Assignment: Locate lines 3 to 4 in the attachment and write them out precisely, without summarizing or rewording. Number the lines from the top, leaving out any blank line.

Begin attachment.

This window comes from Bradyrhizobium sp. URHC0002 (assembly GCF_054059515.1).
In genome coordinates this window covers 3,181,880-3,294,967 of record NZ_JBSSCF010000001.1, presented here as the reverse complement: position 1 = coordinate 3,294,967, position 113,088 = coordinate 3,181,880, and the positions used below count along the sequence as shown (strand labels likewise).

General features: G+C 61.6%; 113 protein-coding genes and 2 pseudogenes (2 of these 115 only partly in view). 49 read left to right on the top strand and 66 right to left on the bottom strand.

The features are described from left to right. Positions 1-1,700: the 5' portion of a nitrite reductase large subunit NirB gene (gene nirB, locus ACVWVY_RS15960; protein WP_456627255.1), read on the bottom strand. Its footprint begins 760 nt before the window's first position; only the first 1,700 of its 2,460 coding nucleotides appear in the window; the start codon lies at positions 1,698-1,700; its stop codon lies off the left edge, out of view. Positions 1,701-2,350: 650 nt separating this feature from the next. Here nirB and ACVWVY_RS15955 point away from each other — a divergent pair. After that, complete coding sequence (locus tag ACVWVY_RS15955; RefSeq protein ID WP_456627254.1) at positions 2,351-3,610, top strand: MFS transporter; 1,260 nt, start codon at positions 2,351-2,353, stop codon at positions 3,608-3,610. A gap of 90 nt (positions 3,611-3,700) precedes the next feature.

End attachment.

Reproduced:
General features: G+C 61.6%; 113 protein-coding genes and 2 pseudogenes (2 of these 115 only partly in view). 49 read left to right on the top strand and 66 right to left on the bottom strand.

The features are described from left to right. Positions 1-1,700: the 5' portion of a nitrite reductase large subunit NirB gene (gene nirB, locus ACVWVY_RS15960; protein WP_456627255.1), read on the bottom strand. Its footprint begins 760 nt before the window's first position; only the first 1,700 of its 2,460 coding nucleotides appear in the window; the start codon lies at positions 1,698-1,700; its stop codon lies off the left edge, out of view. Positions 1,701-2,350: 650 nt separating this feature from the next. Here nirB and ACVWVY_RS15955 point away from each other — a divergent pair. After that, complete coding sequence (locus tag ACVWVY_RS15955; RefSeq protein ID WP_456627254.1) at positions 2,351-3,610, top strand: MFS transporter; 1,260 nt, start codon at positions 2,351-2,353, stop codon at positions 3,608-3,610. A gap of 90 nt (positions 3,611-3,700) precedes the next feature.